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A baseball rant

Today's blog will not be about any of the usual topics. Not parenting (well, maybe a little), not coffee (more about that on a later day), and not about running. This was going to be a baseball rant anyway. Ryan Braun just appealed his 50 game suspension for being drugged up. And someone recently inquired about my opinion of the Cubbies. But today is definitely feeling like a baseball rant day due to some personal family things I can't talk about. Though this one's for you, F.

I'm a sports fan, don't get me wrong. But they keep making it harder and harder. Maybe it's the shift from childhood glory-of-the-game fantasies to the economic and political realities of modern professional sports. Maybe it's that I take greater pleasure these days in lesser-known sports--especially ones like running that I actively participate in. The endurance of a marathon is of far greater importance to me than any Cubs' World Series title. Though I now have to turn in my Wrigley Bleacher welcome for saying so.

It's all the usual suspects. The players are paid too much. The tickets cost too much. They're constantly trying to sell me something. But for some reason I find the sideboards on a soccer field a lot less offensive than between-inning ads on a giant tv.

Lately, Kelly and I have taken to watching soccer in the morning (when international games are often shown) with a bowl of berries, yogurt, and granola. Even our $8 per bag granola is cheaper than a ticket to watch the Cubs.

So my thoughts on the Cubs this season? It's Spring Training and I can't get excited. Maybe once Cole and Leda are older and show interest. But the new management is so far disappointing. They let a variety (nearly every?) of free agents slip through their fingers in the off-season in favor of rebuilding the club from the farm system. Boring! Yes, I'm one of those horrible fans that wants owners to pay big money for big players and turn teams into contenders quickly. You know why? Parity.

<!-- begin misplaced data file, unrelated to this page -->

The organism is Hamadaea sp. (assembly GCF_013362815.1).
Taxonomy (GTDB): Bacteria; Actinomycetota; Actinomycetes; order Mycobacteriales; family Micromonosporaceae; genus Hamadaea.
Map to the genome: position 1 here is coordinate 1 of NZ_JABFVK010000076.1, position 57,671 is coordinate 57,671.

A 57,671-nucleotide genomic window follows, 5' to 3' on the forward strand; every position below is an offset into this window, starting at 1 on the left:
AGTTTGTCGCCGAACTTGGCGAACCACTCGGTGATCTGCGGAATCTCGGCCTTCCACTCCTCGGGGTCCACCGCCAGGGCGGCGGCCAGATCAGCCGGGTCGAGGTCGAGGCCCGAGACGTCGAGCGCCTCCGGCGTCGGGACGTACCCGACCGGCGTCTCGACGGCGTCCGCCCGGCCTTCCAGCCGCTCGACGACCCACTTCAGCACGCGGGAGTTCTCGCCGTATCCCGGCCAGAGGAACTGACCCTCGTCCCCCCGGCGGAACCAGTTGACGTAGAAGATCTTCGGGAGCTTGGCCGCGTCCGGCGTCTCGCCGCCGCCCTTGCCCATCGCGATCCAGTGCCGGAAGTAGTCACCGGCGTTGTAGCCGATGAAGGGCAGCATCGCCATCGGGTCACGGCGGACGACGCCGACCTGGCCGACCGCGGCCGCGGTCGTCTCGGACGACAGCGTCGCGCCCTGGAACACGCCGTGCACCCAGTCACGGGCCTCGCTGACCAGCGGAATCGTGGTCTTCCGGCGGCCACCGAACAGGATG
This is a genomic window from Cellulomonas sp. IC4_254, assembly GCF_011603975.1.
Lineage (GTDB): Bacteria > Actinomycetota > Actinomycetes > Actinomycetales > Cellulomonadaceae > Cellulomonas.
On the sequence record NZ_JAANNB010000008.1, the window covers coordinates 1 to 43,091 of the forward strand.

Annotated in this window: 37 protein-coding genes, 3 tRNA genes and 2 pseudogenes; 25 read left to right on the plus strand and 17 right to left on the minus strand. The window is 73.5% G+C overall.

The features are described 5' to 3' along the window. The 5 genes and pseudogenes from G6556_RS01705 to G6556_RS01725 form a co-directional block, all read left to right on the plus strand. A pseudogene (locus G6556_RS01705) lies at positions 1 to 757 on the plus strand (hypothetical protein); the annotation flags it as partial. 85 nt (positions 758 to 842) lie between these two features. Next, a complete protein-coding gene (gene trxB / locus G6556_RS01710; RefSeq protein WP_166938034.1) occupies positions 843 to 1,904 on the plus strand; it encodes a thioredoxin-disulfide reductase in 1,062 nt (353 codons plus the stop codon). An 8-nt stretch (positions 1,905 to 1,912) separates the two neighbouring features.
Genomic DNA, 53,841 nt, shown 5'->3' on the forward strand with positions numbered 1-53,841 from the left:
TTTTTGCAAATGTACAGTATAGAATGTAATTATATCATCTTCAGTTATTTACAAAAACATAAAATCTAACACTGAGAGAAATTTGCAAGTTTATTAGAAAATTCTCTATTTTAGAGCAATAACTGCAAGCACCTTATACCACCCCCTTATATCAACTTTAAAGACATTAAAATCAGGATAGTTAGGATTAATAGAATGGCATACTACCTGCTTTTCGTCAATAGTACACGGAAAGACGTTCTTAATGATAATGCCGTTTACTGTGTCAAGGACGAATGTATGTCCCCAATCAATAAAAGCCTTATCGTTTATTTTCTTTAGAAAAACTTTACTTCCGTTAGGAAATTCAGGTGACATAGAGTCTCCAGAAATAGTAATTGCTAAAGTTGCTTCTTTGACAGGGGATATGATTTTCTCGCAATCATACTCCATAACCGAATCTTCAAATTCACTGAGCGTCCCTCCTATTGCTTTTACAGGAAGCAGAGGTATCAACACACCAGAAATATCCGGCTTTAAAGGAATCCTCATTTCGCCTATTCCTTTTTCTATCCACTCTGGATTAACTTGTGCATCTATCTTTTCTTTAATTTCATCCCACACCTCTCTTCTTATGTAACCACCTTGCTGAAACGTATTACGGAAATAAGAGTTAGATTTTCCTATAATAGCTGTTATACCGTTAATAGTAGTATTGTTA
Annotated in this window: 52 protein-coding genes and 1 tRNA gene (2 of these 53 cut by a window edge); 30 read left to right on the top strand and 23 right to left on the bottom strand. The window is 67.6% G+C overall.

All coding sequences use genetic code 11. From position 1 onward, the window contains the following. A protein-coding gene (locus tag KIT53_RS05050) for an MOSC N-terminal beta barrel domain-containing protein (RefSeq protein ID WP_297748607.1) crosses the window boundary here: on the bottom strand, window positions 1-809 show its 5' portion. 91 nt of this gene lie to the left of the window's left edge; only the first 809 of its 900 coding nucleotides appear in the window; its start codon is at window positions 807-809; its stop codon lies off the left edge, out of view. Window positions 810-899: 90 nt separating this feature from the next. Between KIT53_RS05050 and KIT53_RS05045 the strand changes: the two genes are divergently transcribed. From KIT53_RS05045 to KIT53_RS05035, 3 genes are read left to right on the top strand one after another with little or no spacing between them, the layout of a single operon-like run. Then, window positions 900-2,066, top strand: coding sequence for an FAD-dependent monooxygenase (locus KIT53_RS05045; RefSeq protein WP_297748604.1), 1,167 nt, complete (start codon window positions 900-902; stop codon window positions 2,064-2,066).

There's no parity in baseball. Every team does not have an equal shot at winning a World Series at the start of each season. Money talks and a very few teams have it. You can buy a title. There's no salary cap. There's no loyalty...Barry Larkin was one of my all-time favorites. He played his entire career with the Reds. Won't see that again.

Ticket prices at Wrigley remain horrible despite the horrible team on the field. I remember in 1998 when I used to watch Sammy Sosa in college. I could walk up the day of the game and get a $10 ticket. (The Blackhawks used to be the same, but we won't talk about that.) There were no ads in the stadium. And during the time I've been a fan the team has actually been decent for a couple seasons.

But Theo Epstein is not God. I hate the choice of manager they went with. I hate that the NL Central had a firesale and the Cubs didn't choose to capitalize.

My dad is trying to get me to "come home" to being more of a Reds fan. I was fortunate enough to be at the World Series for 2 games in 1990. But baseball and me have soured. I might feel differently if I could pack up the family and take them for under $50 to a cheap afternoon of entertainment where we could leave halfway through if things weren't going so good.

That's not what baseball is in this day and age though.

So Spring Training is here, but I'm not sure how much baseball I can watch (or take) this season. The White Sox are going to suck, too. And no, for those of you reading from Wisconsin, I'm not Brewers material. Maybe the Twins. In any case, the new playoff scheme is horrible. It's as bad as the BCS in college football.

Baseball may end up as background noise for my summer. But this year when the sound of lawnmowers and smell of grills fills the air, my priorities are elsewhere.

The way I look at it, my team--any team that wants me as a fan--has some "winning me back" to do. Sports in general maybe. If you want me to continue to enjoy competition as a form of leisure activity, you need to put the focus back on competition.

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